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Canine splenic myelolipoma (case report)
Splenic neoplasias which are space-occupying and causing vomiting, weight loss and progressive abdominal distension are commonly seen in dogs. In most cases, they are caused by malignant neoplasias like hemangiosarcomas. In this case, the clinical signs resembled this tumor, but the dog suffered from a myelolipoma.

A 13-year-old dog was presented with clinical signs of anemia, vomiting, weight loss, and progressive abdominal distension.

Abdominal ultrasonography and radiography revealed a large mass, which was removed surgically.

Cytologic and histologic evaluation of the mass revealed a mixture of fat and hematopoietic tissue, consistent with a splenic myelolipoma.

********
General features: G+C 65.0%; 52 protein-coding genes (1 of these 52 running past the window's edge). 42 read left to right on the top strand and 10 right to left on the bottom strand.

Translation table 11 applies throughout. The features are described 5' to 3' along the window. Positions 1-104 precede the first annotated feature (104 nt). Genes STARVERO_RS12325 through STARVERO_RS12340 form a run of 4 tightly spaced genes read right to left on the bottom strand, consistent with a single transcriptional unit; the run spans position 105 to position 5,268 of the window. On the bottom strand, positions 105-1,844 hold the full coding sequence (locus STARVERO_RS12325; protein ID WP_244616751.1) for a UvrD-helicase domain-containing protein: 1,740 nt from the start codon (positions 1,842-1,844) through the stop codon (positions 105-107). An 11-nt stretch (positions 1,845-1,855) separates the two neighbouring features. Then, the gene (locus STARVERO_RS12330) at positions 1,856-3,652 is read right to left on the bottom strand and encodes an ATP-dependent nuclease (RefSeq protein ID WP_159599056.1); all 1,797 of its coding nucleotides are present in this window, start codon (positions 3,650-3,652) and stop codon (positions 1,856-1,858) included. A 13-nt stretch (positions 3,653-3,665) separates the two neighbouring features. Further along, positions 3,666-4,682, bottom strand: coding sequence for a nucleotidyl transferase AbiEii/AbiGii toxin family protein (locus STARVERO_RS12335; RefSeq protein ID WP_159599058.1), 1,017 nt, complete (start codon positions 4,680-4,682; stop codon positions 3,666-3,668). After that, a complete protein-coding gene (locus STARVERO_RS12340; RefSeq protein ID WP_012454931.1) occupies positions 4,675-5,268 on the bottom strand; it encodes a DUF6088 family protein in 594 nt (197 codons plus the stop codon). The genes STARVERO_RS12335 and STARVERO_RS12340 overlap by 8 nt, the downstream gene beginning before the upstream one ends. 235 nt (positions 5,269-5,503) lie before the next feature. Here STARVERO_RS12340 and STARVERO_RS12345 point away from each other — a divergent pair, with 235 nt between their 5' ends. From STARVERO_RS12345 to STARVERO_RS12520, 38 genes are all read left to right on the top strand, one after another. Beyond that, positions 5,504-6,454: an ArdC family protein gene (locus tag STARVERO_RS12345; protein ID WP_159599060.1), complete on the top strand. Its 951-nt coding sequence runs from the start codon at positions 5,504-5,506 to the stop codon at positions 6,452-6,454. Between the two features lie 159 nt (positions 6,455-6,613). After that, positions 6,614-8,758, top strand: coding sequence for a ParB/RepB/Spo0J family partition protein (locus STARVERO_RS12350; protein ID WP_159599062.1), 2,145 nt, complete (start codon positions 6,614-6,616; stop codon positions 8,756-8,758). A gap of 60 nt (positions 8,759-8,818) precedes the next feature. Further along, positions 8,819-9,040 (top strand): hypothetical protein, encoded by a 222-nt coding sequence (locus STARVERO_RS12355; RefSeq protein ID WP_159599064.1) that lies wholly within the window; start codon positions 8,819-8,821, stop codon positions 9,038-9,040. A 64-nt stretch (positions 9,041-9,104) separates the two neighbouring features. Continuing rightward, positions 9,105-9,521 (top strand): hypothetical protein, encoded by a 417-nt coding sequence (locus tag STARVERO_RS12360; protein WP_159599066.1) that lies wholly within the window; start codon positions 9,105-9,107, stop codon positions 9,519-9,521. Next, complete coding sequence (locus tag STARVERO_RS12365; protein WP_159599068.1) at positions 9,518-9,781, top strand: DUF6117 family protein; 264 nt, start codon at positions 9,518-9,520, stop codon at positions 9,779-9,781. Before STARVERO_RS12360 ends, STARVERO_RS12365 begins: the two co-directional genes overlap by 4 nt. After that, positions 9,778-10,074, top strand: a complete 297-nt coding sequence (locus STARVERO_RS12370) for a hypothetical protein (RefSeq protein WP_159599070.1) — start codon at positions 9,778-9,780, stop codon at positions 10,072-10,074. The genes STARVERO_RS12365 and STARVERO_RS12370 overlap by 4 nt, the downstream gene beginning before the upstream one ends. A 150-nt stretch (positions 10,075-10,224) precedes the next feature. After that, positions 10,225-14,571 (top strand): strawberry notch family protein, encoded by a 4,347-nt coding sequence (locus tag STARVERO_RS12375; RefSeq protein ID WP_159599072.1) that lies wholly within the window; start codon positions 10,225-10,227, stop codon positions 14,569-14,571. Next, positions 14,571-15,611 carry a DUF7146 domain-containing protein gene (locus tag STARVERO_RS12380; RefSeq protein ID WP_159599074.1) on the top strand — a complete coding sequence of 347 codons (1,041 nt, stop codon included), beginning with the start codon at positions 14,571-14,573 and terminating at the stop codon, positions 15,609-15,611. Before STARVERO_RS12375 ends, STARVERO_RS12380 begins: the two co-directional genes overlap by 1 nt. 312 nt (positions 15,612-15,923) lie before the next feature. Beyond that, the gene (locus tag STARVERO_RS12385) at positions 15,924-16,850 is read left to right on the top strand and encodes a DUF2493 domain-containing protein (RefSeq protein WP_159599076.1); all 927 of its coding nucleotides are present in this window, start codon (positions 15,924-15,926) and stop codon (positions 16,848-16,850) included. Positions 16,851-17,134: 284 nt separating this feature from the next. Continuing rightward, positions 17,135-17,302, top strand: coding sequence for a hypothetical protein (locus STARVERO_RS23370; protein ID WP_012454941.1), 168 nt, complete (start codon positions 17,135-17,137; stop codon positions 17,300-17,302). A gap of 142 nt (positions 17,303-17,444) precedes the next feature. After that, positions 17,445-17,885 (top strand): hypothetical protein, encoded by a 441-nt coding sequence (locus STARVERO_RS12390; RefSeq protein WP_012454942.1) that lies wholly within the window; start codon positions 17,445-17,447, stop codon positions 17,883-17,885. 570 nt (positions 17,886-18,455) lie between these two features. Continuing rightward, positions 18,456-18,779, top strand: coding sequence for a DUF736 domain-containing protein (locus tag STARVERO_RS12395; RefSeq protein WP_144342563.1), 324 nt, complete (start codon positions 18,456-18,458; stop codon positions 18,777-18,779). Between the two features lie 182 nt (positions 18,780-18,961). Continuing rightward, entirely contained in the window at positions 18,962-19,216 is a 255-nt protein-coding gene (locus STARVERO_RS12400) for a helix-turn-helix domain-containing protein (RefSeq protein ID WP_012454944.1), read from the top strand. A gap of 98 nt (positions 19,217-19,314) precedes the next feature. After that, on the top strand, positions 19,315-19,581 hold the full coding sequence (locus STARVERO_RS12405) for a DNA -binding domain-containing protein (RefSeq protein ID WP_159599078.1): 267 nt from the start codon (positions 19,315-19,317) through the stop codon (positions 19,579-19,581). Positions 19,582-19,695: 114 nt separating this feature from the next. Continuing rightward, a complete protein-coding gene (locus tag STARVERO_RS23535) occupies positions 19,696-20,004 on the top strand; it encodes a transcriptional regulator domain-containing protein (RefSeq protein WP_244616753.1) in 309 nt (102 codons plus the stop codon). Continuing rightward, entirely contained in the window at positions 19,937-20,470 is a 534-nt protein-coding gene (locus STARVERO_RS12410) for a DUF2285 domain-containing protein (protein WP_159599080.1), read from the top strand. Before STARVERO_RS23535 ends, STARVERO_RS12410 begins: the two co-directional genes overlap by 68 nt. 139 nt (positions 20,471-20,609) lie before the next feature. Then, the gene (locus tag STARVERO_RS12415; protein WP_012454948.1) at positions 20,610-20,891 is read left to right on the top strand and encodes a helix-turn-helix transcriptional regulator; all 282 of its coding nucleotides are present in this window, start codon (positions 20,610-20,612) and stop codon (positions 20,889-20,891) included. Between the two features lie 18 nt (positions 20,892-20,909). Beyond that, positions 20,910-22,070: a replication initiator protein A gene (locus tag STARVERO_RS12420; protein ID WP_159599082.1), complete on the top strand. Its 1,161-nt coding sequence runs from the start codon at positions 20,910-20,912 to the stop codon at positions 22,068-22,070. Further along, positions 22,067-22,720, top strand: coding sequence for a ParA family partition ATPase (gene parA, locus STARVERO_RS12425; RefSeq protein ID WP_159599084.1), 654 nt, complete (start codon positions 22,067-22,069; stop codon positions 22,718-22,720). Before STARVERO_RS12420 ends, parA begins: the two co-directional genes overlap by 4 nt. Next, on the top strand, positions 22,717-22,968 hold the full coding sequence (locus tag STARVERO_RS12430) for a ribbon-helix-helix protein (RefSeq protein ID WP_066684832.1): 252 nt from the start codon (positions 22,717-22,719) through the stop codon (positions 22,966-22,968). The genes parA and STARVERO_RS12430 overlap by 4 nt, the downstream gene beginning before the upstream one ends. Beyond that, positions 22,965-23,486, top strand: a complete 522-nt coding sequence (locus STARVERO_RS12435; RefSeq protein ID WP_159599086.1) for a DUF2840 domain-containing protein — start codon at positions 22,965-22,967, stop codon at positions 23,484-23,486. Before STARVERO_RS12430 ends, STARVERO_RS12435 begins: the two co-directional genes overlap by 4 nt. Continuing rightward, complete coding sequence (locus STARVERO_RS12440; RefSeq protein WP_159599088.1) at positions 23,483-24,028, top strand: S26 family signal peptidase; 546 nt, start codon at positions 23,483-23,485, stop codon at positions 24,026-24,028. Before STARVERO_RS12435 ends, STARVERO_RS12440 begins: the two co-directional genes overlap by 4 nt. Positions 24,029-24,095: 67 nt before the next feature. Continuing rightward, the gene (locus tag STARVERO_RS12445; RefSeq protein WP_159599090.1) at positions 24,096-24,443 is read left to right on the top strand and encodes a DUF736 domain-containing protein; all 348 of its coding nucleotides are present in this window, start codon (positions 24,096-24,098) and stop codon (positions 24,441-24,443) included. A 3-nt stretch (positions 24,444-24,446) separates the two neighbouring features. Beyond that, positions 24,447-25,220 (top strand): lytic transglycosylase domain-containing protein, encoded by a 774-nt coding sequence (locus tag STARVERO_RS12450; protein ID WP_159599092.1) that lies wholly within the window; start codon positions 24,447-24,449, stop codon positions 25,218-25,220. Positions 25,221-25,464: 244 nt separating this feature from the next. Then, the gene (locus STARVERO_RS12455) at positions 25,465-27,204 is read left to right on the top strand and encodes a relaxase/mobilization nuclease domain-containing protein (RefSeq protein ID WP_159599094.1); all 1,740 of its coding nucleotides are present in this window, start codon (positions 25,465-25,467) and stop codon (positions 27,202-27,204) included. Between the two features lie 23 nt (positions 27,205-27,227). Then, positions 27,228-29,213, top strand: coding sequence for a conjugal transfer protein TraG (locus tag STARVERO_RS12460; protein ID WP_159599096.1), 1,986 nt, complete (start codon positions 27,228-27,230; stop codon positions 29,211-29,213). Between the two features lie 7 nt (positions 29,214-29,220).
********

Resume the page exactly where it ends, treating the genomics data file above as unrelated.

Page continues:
Source: Al-Rukibat RK, Bani Ismail ZA. (2006): Unusual presentation of splenic myelolipoma in a dog. In: Can Vet J. 2006 Nov;47(11):1112-4.




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SMALL ANIMAL PRACTICE

Reference intervals for blood parameters in Shetland Sheepdogsmembers
Several breeds have physiological peculiarities that induce variations in reference intervals (RIs) compared with the general canine population. Shetland sheepdogs (SSs) are reported to be more predisposed to different diseases (eg, hyperlipidemia, gallbladder mucocele, and hypothyroidism). Consequently, a breed‐specific approach is more often required. Thus, the aim of this study was to determine whether the RIs of the general canine population could be applied to that of SSs, and to generate breed‐specific RIs, where appropriate.

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